While Washington debates the meaning of the word “infrastructure,” investors wager that the government’s definition (and the capital behind it) will land on aggregates, construction, and industrials. Missing in the debate about pending infrastructure bills, though, is a consideration of private sector catalysts for the sectors.
Enter VSS Capital Partners and Lincolnshire Management’s latest investment in Barrier Companies. The deal is a play on an expected uptick in hospitals’ demand for fire and life safety repairs as the pandemic tapers. Routine maintenance and repairs postponed due to the demands placed upon health care providers during Covid could create a backlog from which Barrier is expected to benefit.
VSS and Lincolnshire invested alongside Barrier management in a transaction with an undisclosed value. Barrier is a nationwide leader preventing the spread of water, smoke and fire in healthcare and hospital environments.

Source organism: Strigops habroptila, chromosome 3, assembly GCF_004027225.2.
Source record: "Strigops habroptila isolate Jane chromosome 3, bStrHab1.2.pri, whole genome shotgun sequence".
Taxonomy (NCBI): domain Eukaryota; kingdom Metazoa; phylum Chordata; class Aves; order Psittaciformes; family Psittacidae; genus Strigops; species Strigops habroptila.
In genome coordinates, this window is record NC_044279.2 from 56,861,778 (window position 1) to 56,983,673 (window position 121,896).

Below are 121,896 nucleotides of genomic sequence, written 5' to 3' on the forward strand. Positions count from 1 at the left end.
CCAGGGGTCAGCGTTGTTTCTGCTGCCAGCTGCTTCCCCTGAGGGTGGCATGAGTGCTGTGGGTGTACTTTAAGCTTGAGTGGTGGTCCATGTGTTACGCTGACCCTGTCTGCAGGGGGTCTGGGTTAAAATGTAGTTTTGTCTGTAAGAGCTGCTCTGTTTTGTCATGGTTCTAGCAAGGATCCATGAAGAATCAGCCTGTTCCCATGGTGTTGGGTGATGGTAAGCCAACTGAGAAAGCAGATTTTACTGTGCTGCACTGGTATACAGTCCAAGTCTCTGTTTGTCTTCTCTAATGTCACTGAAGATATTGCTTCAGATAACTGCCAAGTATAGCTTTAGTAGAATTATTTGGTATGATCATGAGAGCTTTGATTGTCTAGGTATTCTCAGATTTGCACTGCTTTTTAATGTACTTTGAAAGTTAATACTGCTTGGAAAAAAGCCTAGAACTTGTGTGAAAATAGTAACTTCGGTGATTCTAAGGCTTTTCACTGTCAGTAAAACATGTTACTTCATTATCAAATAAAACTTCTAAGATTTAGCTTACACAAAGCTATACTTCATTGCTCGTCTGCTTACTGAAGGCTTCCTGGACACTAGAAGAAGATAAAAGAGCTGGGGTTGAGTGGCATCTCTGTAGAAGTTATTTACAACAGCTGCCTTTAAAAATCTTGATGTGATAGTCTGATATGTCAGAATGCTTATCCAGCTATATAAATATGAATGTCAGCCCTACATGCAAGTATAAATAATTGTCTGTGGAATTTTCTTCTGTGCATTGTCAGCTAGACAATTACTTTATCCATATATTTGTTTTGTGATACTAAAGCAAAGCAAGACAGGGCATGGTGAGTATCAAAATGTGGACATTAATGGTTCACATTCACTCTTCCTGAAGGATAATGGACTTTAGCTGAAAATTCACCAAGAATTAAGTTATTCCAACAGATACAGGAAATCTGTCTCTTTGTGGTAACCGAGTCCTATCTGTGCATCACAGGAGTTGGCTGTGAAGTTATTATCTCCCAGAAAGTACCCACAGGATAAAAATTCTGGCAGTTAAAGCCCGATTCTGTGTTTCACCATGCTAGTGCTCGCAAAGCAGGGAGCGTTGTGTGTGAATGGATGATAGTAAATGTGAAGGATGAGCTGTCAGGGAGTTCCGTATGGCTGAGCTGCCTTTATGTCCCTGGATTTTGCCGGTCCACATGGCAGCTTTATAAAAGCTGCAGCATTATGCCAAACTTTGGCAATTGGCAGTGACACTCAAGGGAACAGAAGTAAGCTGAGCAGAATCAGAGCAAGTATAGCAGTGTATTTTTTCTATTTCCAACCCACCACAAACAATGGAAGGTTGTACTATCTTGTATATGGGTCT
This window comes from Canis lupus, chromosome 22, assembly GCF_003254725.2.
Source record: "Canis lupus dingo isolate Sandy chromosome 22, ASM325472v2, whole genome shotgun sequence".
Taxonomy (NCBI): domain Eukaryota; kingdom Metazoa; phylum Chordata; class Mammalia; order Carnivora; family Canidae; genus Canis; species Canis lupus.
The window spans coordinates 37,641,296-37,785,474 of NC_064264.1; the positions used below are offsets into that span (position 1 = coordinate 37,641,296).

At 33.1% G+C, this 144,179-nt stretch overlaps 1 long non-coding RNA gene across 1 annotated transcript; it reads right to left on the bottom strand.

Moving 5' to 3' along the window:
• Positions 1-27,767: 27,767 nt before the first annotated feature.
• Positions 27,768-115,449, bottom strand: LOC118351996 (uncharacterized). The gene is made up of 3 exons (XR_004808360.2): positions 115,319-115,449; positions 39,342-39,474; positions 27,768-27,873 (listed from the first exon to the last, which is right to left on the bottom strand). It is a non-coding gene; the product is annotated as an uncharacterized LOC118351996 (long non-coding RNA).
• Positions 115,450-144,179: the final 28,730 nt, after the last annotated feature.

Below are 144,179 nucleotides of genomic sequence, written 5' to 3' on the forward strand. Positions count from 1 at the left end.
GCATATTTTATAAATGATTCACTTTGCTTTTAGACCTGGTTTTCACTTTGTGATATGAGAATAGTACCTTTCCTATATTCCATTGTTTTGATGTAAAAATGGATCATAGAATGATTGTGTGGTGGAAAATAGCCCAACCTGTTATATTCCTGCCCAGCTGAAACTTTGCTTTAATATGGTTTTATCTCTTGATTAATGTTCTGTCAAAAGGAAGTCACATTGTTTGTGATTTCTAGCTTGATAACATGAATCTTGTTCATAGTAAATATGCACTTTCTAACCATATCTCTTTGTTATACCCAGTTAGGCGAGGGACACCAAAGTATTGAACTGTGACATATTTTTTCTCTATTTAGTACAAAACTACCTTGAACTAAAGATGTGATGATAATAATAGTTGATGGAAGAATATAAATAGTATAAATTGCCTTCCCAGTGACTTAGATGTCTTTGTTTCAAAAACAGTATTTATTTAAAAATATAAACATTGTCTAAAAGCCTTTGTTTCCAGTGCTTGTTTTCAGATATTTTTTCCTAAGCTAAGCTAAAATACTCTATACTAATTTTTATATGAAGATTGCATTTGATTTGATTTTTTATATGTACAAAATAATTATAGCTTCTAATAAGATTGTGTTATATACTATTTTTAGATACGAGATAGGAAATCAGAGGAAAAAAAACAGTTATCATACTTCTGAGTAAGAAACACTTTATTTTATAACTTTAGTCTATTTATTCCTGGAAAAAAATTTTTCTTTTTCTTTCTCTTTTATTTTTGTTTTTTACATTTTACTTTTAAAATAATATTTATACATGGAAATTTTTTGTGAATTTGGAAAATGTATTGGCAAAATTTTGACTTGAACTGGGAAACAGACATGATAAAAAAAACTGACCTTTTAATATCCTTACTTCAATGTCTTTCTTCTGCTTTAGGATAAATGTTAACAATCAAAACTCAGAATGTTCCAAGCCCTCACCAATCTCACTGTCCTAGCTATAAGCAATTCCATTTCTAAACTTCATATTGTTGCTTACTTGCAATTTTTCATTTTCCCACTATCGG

And the prospect of a backlog-generated demand could also stoke returns, given the potential for expansion into non-traditional environments. Assisted living and nursing care facilities could provide new markets for Barrier, and would likely be similarly impacted by an increase in repairs as Covid concerns lessen.
The financial sponsors’ interest could point to bright spots across multiple sectors created by Covid-induced backlogs. In healthcare, many voices have opined about the potential upside from patients delaying routine and elective surgeries. Construction sites around the country have sat dormant as social distancing and financing concerns left projects to idle.
Casting an eye to future hot sectors, analysts at Credit Suisse point to companies’ correlation with traditional economic indicators. The closer a company’s stock trades in line with Treasury yields, high yield spreads, and commodity prices, the higher a company’s gearing to a recovery in GDP, their reasoning goes. Perhaps potential backlog could add a dimension to acquirers’ takeover calculus.